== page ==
Understand how to Forecast your Cash Flow: All you need to know
Having a cash flow statement is one of the key parts of your financial plan within your business plan.
If there isn’t any money in the bank, all the strategy, the tactics and any ongoing activities the business has… mean absolutely ZERO!
Cash Flow Projection predicts all of your money needs well in advance, giving you complete peace of mind.
When we talk about cash, we are talking about the actual cash you can spend. This can include money in the bank, any savings and market funds (liquid securities).
It’s not just your coins and your bills…
Do not get confused here… Profits and cash are not the same! Even profitable companies who don’t manage their cash and their profits will run out of cash!
When you spend money on things like inventory, new equipment, debt repayment, or other assets, this money does not show up in your income statement (your Profit & Loss Statement).
If your customer purchases something on account, this adds to your sales within your Income Statement; however, it sits within the ‘accounts receivable’ section of your assets until that customer has paid up.
Cash Flow projections links both the balance sheet and the Income Statement. It completes the puzzle and reconciles the income statement with your balance sheet.
The method of cash flow we want to discuss for the purpose of this article is the direct cash flow method…
Direct cash flow: Example calculation
The example below shows an example of a cash flow statement for a Car Warehouse. It shows how the estimated receipts from the accounts receivable (AR) link back to sales and the balance of AR.
Equally, payments of your accounts payable need to link with the balances of payables as well as those expenses and costs that created them.
This is essential for business survival, however it’s not as in depth as the information you get from your income statement, your sales forecast or personnel plan.
Flow of receivables: Estimating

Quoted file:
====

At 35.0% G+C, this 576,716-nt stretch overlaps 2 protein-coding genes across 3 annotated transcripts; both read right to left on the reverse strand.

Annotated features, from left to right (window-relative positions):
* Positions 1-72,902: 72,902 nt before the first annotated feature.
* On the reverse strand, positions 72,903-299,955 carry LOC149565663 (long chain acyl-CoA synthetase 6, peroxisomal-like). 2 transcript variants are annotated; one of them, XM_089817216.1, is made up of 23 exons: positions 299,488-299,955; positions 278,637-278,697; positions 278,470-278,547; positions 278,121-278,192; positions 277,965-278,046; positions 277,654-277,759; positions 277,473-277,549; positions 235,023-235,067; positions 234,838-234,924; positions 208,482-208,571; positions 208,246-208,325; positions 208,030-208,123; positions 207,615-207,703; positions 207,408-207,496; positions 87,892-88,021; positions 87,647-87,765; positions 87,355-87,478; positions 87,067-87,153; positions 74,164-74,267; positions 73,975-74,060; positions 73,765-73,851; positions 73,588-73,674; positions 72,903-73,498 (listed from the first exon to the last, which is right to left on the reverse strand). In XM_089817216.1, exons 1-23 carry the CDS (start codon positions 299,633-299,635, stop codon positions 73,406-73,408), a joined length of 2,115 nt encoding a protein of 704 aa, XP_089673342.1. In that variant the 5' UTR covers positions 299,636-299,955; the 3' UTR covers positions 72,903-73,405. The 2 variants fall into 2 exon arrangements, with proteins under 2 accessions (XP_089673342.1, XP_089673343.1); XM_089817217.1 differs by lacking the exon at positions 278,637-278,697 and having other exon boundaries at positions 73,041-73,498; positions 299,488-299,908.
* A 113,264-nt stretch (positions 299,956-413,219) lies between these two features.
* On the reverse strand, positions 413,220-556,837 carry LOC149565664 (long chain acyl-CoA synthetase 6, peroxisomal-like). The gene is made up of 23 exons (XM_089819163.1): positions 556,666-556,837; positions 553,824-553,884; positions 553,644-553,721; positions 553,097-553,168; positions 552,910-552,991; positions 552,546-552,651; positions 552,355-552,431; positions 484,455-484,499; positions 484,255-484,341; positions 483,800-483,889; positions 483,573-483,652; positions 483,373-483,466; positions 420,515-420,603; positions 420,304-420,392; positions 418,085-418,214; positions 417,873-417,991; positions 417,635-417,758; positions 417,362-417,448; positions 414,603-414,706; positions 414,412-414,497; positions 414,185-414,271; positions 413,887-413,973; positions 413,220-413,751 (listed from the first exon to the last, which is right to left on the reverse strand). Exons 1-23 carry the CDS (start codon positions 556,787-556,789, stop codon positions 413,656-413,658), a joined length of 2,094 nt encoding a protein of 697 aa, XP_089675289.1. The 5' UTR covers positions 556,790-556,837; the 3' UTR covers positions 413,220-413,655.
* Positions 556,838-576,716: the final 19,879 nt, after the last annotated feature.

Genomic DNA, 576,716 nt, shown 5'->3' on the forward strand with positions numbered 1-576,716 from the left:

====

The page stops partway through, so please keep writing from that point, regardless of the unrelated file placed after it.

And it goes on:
The first 2 rows of Bobby’s Car Warehouse cash flow projection (in the above example) depends on how detailed his estimates are of the money coming into the business once his customers have paid their invoices.
He has estimated this based on assuming that 10% of sales are paid on account (on credit), and that the customers will settle their invoices after one month.
That estimate therefore will be illustrated as below:
For this example, the amount of sales which are on credit are 10% of the estimated overall sales in the sales forecast which is $26,630.
Because of the nature of Bobby’s business, this is the assumption he has made. The money therefore comes in a month later.
This example projects the value of the accounts receivable in Bobby’s balance sheet projections whilst also the received from the value of AR in the cash flow projection.
Also making the assumption about sales on credit plus another assumption on waiting times before collecting payment. It also affects both the projected cash flow and balance, which will be illustrated in the next example.
Impact of inventory: Estimating
Inventory will also impact on cash flow. Your amount of inventory which is illustrated in the income statement projections relates to the sales timing.
The real cash flow implications of inventory is dependent upon any new inventory purchases, see below:
This inventory analysis is subject upon the information from your sales forecast.
It then sends the information to the projected cash flow (known as the inventory purchase) and balance sheet (known as ending inventory.)
Impact of payables: Estimating
The majority of businesses wait approx. 30 days before paying their invoices from other companies. By holding some money back and paying it back later means we are able to save our cash flow.
Using the accrual accounting method, it is listed under accounts payable on your balance sheet.
To be able to estimate accounts payable, you need to carefully combine both assumptions and calculations.
Firstly, you collect the full payment amounts. The next step is to account for any immediate payments (that are not added to account payable section.) Once this has been done, you need to estimate, on average, how long you hold payments for.
Following that, we will estimate how long, on average, we hold payments. That analysis is shown below:
For this example, we assume that the workshop pays its bills after 30 days of receiving them.
The indirect method
This method is just as good as the direct method and will get the same results.
Instead of looking at cash uses and sources, it looks at the net income, then adds items back such as depreciation (which affect the net income but not the actual cash balance.)
Remember that Cash Flow is all about management
Just remember that by using capable educated guesses, it will be possible to project your cash flow. You need to understand the flow of:
- Sales which is owed to you
These projections are very useful.
To really manage them, you need to compare them to your actual analysis so that you can catch any changes and manage them in time.
To help you even further in creating your business plan, why not check out the following articles to help you in writing the perfect plan to impress:
Now, over to you...
Now I’d love to hear from you:
Are you still unsure of which business plan you need or have you written a business plan and you would like us to review it?
Leave your comments now and I will be sure to answer as soon as they come in!